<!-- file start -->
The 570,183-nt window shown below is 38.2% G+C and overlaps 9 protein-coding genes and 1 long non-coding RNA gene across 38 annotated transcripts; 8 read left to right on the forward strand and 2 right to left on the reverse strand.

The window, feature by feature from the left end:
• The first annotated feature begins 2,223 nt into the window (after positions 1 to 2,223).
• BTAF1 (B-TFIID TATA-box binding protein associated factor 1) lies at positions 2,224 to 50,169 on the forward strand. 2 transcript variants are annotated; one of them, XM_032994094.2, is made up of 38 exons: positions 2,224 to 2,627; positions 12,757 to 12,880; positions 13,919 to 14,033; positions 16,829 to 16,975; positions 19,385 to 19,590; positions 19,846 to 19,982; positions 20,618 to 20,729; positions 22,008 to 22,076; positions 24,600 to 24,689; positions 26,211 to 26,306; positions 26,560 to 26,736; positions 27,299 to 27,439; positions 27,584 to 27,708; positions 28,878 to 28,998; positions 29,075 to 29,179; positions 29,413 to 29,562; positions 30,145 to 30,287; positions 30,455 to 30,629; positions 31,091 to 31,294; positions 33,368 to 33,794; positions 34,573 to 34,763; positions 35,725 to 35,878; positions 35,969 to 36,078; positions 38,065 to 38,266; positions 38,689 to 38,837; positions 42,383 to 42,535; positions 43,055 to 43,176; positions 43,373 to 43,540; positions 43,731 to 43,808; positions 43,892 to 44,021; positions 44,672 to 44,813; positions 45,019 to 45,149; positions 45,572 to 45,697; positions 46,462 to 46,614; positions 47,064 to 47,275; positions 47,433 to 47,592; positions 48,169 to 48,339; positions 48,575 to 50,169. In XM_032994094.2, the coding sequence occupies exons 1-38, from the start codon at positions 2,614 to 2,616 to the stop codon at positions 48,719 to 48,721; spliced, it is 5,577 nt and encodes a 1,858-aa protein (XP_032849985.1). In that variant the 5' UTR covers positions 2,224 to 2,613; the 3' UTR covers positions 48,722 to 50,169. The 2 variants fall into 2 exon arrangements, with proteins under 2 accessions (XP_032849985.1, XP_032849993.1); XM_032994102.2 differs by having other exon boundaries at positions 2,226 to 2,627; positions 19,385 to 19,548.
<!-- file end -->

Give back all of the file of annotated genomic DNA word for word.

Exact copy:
The 570,183-nt window shown below is 38.2% G+C and overlaps 9 protein-coding genes and 1 long non-coding RNA gene across 38 annotated transcripts; 8 read left to right on the forward strand and 2 right to left on the reverse strand.

The window, feature by feature from the left end:
• The first annotated feature begins 2,223 nt into the window (after positions 1 to 2,223).
• BTAF1 (B-TFIID TATA-box binding protein associated factor 1) lies at positions 2,224 to 50,169 on the forward strand. 2 transcript variants are annotated; one of them, XM_032994094.2, is made up of 38 exons: positions 2,224 to 2,627; positions 12,757 to 12,880; positions 13,919 to 14,033; positions 16,829 to 16,975; positions 19,385 to 19,590; positions 19,846 to 19,982; positions 20,618 to 20,729; positions 22,008 to 22,076; positions 24,600 to 24,689; positions 26,211 to 26,306; positions 26,560 to 26,736; positions 27,299 to 27,439; positions 27,584 to 27,708; positions 28,878 to 28,998; positions 29,075 to 29,179; positions 29,413 to 29,562; positions 30,145 to 30,287; positions 30,455 to 30,629; positions 31,091 to 31,294; positions 33,368 to 33,794; positions 34,573 to 34,763; positions 35,725 to 35,878; positions 35,969 to 36,078; positions 38,065 to 38,266; positions 38,689 to 38,837; positions 42,383 to 42,535; positions 43,055 to 43,176; positions 43,373 to 43,540; positions 43,731 to 43,808; positions 43,892 to 44,021; positions 44,672 to 44,813; positions 45,019 to 45,149; positions 45,572 to 45,697; positions 46,462 to 46,614; positions 47,064 to 47,275; positions 47,433 to 47,592; positions 48,169 to 48,339; positions 48,575 to 50,169. In XM_032994094.2, the coding sequence occupies exons 1-38, from the start codon at positions 2,614 to 2,616 to the stop codon at positions 48,719 to 48,721; spliced, it is 5,577 nt and encodes a 1,858-aa protein (XP_032849985.1). In that variant the 5' UTR covers positions 2,224 to 2,613; the 3' UTR covers positions 48,722 to 50,169. The 2 variants fall into 2 exon arrangements, with proteins under 2 accessions (XP_032849985.1, XP_032849993.1); XM_032994102.2 differs by having other exon boundaries at positions 2,226 to 2,627; positions 19,385 to 19,548.